Immigration department staff have been asked to work overtime this week in preparation, as evidence shows the public is eager for Ottawa to act more quickly on the 11,300 Syrian refugees the government has already committed to bringing to Canada.

Mr. Teneycke challenged the notion the Conservatives are retooling their campaign. He said he expects the election campaign as a whole to shift from a focus on Mr. Harper's near decade in office to a tougher, more substantive look at what NDP Leader Tom Mulcair and Liberal Leader Justin Trudeau have on offer.

"It's not a reboot of our campaign, but it's a natural evolution of the campaign."

Famed for his message discipline and his ability to target small-c conservative voters rather than broader swaths of the electorate, Mr. Crosby would seem a comfortable fit to advise Mr. Harper. And Mr. Crosby's record includes winning campaigns for former Australian prime minister John Howard and London Mayor Boris Johnson.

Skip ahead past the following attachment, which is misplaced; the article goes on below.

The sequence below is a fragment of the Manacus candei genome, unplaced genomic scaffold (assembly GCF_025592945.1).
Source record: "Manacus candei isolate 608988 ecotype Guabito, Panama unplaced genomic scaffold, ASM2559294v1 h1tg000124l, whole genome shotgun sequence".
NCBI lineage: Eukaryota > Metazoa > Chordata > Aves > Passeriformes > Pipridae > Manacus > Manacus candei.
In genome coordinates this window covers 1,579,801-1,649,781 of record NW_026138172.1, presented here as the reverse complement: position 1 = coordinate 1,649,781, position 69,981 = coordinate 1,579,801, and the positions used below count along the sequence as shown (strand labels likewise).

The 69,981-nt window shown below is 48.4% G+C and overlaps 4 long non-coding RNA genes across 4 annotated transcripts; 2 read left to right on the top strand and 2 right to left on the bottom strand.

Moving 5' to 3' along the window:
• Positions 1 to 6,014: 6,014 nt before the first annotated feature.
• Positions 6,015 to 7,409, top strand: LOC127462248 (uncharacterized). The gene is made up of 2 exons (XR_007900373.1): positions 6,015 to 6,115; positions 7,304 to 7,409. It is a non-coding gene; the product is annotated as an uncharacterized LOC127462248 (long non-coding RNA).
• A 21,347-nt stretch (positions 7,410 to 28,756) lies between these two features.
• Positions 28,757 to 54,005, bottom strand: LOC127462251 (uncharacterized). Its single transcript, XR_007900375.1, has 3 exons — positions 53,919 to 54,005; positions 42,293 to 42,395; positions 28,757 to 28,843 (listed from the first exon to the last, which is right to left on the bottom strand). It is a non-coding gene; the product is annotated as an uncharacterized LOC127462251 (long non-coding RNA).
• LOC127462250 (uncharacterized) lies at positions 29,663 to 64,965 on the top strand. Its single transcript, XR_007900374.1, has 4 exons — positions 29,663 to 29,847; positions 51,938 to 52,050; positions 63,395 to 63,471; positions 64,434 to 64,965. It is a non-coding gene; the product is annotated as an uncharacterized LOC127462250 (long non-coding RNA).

According to multiple sources, the Tories reached out to Mr. Crosby this summer, but he is said to have declined to take on a major role with their campaign at that time – in part because he prefers not to step into campaigns late in the game, and may not have been confident in the party's level of preparation. Now, there are conflicting accounts of whether he has in fact taken on significant responsibilities after all.

However, Mr. Crosby's presence could also be awkward in the current context. One of the winning campaigns he helped run for Mr. Howard was accused of exploiting fears of refugees amid claims that migrants arriving on boats were throwing their children overboard to help them get into Australia. He is also alleged to have used an expletive to describe Muslims in a conversation with Mr. Johnson about ethnic voters.